By Ilana Messika/TPS
It is a Monday night in late February and the basement of the community center is brimming with teens. Strewn on the floor, on tables and on makeshift plastic shelves are assorted children’s clothes, blankets, packages of diapers, pacifiers, baby wipes and Materna formula. Seven or eight youths are packing the goods into care packages, while the rest of the volunteers keep track of the inventory and sort out new arrivals.
On the surface, the activity looks like any other charity drive, but this one comes with a twist: The teenagers are Orthodox residents of Efrat, the largest city in Gush Etzion, and the recipients of the boxes are refugees from the Syrian civil war.
“There is a common view, even from friends of other states, that Gush Etzion consists only of right-wingers who don’t care about Palestinians and who consider all Arabs to be enemies,”said Asher Krohn, a 12th grade student at Orot Yehuda school who heads up the effort. “But it isn’t true. Aside from the pure humanitarian aspect, it was important to step up and show that people from Judea and Samaria really do care and do want to help”.
Gush Etzion is a cluster of Jewish communities located in the Judean Mountains, directly south of Jerusalem and Bethlehem. For the radical Left, that places the area at the center of the political controversy controversy surrounding the settlements, but the effort by residents here paint a different view of the community. Every two weeks for the past two months, trucks have rolled into town to collect supplies donated by residents of Efrat, Kfar Etzion, Elazar, Neve Daniel, and Alon Shvut. The goods are then transported north for the Amalia “buses of angels” to bring them to Syrian children in need over the border.
The project is run by some 30 teenagers from around Gush Etzion, who are responsible for publicity, collecting donations and drumming up support from local politicians and business leaders.
“The idea is to help as much as we can and raise awareness, not enough people know what is going on. We are also going to use the maillist of the different communities in Gush Etzion that we have in Efrat as a very extensive connection web, to reach a maximum of people,” said Krohn.
According to UNICEF 2016 Humanitarian Results, more than 8 million children have been affected (inside and outside Syria) by the Syrian civil war since it began in 2011, including more than 2.4 million children displaced.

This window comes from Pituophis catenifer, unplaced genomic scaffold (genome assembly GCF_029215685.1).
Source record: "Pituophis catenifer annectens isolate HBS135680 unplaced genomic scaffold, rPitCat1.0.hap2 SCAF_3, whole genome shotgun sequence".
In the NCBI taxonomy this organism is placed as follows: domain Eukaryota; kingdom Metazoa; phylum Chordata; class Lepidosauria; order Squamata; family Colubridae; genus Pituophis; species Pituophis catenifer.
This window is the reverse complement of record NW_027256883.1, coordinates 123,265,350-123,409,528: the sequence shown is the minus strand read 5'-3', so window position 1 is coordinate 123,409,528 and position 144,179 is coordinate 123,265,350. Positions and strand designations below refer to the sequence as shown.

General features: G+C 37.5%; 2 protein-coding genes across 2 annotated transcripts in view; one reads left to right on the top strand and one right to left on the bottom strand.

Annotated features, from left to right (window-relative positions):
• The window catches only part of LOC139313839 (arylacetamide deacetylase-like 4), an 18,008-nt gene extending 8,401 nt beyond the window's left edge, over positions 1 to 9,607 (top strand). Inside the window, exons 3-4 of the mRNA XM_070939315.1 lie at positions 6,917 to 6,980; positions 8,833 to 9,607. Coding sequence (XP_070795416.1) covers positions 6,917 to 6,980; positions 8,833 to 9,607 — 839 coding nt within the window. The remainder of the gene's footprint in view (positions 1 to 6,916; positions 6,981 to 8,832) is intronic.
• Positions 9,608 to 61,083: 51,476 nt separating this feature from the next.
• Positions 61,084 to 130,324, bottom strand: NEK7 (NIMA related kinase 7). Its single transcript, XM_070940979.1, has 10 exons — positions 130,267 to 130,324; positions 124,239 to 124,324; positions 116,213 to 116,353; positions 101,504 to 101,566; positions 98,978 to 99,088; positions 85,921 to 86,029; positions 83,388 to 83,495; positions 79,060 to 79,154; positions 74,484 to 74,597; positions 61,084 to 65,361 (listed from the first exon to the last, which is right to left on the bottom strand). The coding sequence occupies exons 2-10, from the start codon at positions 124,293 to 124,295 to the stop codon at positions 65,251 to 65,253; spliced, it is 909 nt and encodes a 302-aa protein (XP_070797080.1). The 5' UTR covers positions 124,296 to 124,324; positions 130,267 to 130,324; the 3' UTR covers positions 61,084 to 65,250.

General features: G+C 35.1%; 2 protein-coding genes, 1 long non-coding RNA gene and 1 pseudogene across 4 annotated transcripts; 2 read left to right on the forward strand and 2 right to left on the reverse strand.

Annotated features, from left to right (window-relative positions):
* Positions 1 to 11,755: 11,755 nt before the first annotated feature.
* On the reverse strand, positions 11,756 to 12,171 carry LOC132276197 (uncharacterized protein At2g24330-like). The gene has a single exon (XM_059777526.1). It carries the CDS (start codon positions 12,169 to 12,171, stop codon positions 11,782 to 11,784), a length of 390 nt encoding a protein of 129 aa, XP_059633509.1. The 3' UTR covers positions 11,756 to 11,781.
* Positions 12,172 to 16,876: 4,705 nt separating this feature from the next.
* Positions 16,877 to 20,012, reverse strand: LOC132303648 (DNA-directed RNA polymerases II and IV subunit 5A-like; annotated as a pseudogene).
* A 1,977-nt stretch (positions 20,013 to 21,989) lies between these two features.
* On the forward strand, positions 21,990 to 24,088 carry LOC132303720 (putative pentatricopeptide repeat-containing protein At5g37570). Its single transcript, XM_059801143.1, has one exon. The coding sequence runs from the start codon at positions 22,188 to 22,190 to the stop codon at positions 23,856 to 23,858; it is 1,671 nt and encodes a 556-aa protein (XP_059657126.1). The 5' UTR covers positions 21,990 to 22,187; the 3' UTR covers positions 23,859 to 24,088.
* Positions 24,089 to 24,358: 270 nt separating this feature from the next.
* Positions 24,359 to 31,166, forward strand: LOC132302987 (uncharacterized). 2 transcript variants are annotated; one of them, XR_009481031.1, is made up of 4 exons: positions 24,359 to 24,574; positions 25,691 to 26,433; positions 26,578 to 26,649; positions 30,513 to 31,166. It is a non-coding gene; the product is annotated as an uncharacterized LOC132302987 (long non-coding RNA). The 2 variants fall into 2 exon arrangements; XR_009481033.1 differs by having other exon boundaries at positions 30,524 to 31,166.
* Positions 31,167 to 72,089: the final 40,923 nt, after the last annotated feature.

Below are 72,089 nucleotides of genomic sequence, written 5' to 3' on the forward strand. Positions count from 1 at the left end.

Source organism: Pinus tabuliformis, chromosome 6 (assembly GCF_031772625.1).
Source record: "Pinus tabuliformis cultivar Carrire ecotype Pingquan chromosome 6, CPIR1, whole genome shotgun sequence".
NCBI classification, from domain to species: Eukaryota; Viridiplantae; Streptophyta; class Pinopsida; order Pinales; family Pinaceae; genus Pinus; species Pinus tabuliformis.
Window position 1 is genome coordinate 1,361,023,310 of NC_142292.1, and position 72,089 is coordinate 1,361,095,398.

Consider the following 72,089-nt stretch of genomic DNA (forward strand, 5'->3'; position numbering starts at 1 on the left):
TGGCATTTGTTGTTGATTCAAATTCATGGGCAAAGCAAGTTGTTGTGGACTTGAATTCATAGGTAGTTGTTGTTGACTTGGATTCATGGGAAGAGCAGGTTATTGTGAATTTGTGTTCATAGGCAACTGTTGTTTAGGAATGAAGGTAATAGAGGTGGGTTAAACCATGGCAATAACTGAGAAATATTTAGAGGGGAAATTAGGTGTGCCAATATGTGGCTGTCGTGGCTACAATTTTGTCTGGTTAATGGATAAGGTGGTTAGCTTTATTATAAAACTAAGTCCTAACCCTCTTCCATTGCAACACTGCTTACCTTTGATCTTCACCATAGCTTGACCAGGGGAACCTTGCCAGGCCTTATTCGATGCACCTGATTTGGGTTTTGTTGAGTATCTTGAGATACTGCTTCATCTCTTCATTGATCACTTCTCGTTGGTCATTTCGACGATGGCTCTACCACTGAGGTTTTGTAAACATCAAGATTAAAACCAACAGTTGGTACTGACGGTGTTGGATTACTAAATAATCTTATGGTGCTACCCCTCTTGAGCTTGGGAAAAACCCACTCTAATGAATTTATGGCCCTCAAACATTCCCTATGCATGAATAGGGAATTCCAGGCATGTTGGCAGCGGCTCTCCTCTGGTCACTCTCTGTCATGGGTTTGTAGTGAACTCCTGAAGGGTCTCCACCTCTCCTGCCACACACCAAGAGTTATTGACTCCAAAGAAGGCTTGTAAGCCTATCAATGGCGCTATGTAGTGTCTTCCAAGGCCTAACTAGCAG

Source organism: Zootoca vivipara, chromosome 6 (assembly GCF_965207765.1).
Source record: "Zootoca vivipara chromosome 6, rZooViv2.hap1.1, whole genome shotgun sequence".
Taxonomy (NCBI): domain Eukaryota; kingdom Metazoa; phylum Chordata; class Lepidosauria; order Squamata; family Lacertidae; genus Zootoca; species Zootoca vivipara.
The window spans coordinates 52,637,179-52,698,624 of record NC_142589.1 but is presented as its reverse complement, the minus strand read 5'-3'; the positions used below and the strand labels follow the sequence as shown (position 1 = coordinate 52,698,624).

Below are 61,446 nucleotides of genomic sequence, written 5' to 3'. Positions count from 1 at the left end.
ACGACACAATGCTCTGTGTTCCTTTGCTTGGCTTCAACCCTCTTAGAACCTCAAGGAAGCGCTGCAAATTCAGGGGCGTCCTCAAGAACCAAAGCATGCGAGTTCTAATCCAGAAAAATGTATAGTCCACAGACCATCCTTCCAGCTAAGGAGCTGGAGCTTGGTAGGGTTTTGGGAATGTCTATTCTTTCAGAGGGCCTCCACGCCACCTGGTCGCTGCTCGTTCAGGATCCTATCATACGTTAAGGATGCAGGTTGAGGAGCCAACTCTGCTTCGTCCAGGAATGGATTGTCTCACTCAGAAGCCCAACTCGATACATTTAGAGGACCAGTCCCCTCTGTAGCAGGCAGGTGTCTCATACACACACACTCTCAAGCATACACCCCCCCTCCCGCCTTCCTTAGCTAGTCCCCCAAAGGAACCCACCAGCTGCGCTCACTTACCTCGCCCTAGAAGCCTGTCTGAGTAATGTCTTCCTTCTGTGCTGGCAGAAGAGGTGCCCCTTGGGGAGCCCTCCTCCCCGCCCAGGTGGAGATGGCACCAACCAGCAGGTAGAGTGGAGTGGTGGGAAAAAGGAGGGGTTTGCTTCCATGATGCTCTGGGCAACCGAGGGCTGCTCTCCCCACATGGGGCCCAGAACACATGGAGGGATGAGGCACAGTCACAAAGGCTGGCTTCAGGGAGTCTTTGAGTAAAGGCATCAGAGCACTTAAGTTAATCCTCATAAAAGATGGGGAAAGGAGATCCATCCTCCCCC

“The teenagers work at a slightly different rate because for them, participating in the project is part of an educating and maturation process. We adults, do things very fast, but the kids ask lots of questions about how and the why. They needed to familiarize themselves with what is happening beyond the border.” explained Shoshi Bogoch, Director of Efrat’s Community Center.
“It created a dynamic discourse inside families that I consider is no less important than the contributions themselves”.
The group also contacted Rabbi Shivi Froman, a resident of Tekoa, another Gush Etzion community and the founder of ‘Syrians on the Fences’, a group that has collected more than a million shekels from about 8000 donors to buy equipment for children, in collaboration with the Israel Flying Aid (IFA). Froman’s late father, Rabbi Menachem Froman, was a leading Israeli voice for peace and reconciliation with the Arabs in the Palestinian Authority.
“Syrians on the Fences’ was created after so many Israelis, from different backgrounds, connected to talk about what we could do for Syrian victims beyond praying for them.” said Froman. “I know where our contributors come from, and I can say safely say that a very respectable part are from Gush Etzion.”
According to Bogoch, the initiative was also an advocacy project for the ‘settlements’.
“I lived for several years in the United States and I got to see Israel from outside, how we appear evil and how we often fail to be acknowledged and valued for the things we do right,” explained Shoshi Bogosh.
“This initiative is to remedy this perception of Judea and Samaria, to show the good things that originate here and that 90 percent of the time we live in peace with our neighbors.
“Even more, one of the most important outcomes of this project is a new understanding we have of ourselves, not as a self-obsessed and powerless minority but rather as people with the amazing opportunity to be in a situation where we can contribute,” Bogoch told TPS.